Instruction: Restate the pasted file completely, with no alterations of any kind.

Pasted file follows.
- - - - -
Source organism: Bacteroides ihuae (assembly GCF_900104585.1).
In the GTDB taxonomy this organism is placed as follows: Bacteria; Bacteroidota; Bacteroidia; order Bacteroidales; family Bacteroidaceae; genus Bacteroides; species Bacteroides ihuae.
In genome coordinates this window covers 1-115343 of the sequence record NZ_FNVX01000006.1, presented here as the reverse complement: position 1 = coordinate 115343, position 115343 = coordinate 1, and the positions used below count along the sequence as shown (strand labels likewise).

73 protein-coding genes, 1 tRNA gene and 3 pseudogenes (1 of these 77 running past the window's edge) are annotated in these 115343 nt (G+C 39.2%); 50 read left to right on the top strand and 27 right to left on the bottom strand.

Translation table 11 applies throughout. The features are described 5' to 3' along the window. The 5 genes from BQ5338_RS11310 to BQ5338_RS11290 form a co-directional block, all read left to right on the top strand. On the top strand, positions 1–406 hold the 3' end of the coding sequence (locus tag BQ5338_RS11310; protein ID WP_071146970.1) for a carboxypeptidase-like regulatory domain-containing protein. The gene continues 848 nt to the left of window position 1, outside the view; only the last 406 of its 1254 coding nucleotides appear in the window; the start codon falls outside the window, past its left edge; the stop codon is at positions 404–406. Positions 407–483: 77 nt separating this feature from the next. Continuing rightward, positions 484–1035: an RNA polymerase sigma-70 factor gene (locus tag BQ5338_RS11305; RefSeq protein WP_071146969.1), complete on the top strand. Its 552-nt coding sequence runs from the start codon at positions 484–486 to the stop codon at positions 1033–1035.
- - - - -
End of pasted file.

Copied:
Source organism: Bacteroides ihuae (assembly GCF_900104585.1).
In the GTDB taxonomy this organism is placed as follows: Bacteria; Bacteroidota; Bacteroidia; order Bacteroidales; family Bacteroidaceae; genus Bacteroides; species Bacteroides ihuae.
In genome coordinates this window covers 1-115343 of the sequence record NZ_FNVX01000006.1, presented here as the reverse complement: position 1 = coordinate 115343, position 115343 = coordinate 1, and the positions used below count along the sequence as shown (strand labels likewise).

73 protein-coding genes, 1 tRNA gene and 3 pseudogenes (1 of these 77 running past the window's edge) are annotated in these 115343 nt (G+C 39.2%); 50 read left to right on the top strand and 27 right to left on the bottom strand.

Translation table 11 applies throughout. The features are described 5' to 3' along the window. The 5 genes from BQ5338_RS11310 to BQ5338_RS11290 form a co-directional block, all read left to right on the top strand. On the top strand, positions 1–406 hold the 3' end of the coding sequence (locus tag BQ5338_RS11310; protein ID WP_071146970.1) for a carboxypeptidase-like regulatory domain-containing protein. The gene continues 848 nt to the left of window position 1, outside the view; only the last 406 of its 1254 coding nucleotides appear in the window; the start codon falls outside the window, past its left edge; the stop codon is at positions 404–406. Positions 407–483: 77 nt separating this feature from the next. Continuing rightward, positions 484–1035: an RNA polymerase sigma-70 factor gene (locus tag BQ5338_RS11305; RefSeq protein WP_071146969.1), complete on the top strand. Its 552-nt coding sequence runs from the start codon at positions 484–486 to the stop codon at positions 1033–1035.